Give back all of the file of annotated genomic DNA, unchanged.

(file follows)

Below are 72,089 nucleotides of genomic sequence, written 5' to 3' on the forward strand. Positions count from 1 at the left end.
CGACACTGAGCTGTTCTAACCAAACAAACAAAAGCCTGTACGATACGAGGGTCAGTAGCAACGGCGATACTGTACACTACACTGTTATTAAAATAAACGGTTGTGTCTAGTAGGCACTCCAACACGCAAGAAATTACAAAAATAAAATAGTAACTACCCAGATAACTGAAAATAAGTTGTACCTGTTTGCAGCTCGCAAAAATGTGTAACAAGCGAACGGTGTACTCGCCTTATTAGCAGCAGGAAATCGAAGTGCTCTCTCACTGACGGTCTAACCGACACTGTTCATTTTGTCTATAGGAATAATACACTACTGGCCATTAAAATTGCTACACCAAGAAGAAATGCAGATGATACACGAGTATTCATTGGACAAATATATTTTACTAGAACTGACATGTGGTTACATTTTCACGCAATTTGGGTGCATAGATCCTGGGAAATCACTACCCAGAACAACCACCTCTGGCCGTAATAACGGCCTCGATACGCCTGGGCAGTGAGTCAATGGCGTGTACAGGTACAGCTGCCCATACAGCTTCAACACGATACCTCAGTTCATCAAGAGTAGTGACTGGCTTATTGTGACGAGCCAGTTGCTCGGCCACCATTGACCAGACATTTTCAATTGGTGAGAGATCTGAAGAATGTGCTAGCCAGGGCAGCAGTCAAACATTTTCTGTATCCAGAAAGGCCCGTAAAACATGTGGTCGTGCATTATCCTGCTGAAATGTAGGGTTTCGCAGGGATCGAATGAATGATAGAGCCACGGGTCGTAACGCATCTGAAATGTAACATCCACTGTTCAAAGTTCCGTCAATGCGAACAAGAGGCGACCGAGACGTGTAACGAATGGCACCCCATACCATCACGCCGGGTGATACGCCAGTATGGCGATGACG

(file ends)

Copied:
Below are 72,089 nucleotides of genomic sequence, written 5' to 3' on the forward strand. Positions count from 1 at the left end.
CGACACTGAGCTGTTCTAACCAAACAAACAAAAGCCTGTACGATACGAGGGTCAGTAGCAACGGCGATACTGTACACTACACTGTTATTAAAATAAACGGTTGTGTCTAGTAGGCACTCCAACACGCAAGAAATTACAAAAATAAAATAGTAACTACCCAGATAACTGAAAATAAGTTGTACCTGTTTGCAGCTCGCAAAAATGTGTAACAAGCGAACGGTGTACTCGCCTTATTAGCAGCAGGAAATCGAAGTGCTCTCTCACTGACGGTCTAACCGACACTGTTCATTTTGTCTATAGGAATAATACACTACTGGCCATTAAAATTGCTACACCAAGAAGAAATGCAGATGATACACGAGTATTCATTGGACAAATATATTTTACTAGAACTGACATGTGGTTACATTTTCACGCAATTTGGGTGCATAGATCCTGGGAAATCACTACCCAGAACAACCACCTCTGGCCGTAATAACGGCCTCGATACGCCTGGGCAGTGAGTCAATGGCGTGTACAGGTACAGCTGCCCATACAGCTTCAACACGATACCTCAGTTCATCAAGAGTAGTGACTGGCTTATTGTGACGAGCCAGTTGCTCGGCCACCATTGACCAGACATTTTCAATTGGTGAGAGATCTGAAGAATGTGCTAGCCAGGGCAGCAGTCAAACATTTTCTGTATCCAGAAAGGCCCGTAAAACATGTGGTCGTGCATTATCCTGCTGAAATGTAGGGTTTCGCAGGGATCGAATGAATGATAGAGCCACGGGTCGTAACGCATCTGAAATGTAACATCCACTGTTCAAAGTTCCGTCAATGCGAACAAGAGGCGACCGAGACGTGTAACGAATGGCACCCCATACCATCACGCCGGGTGATACGCCAGTATGGCGATGACG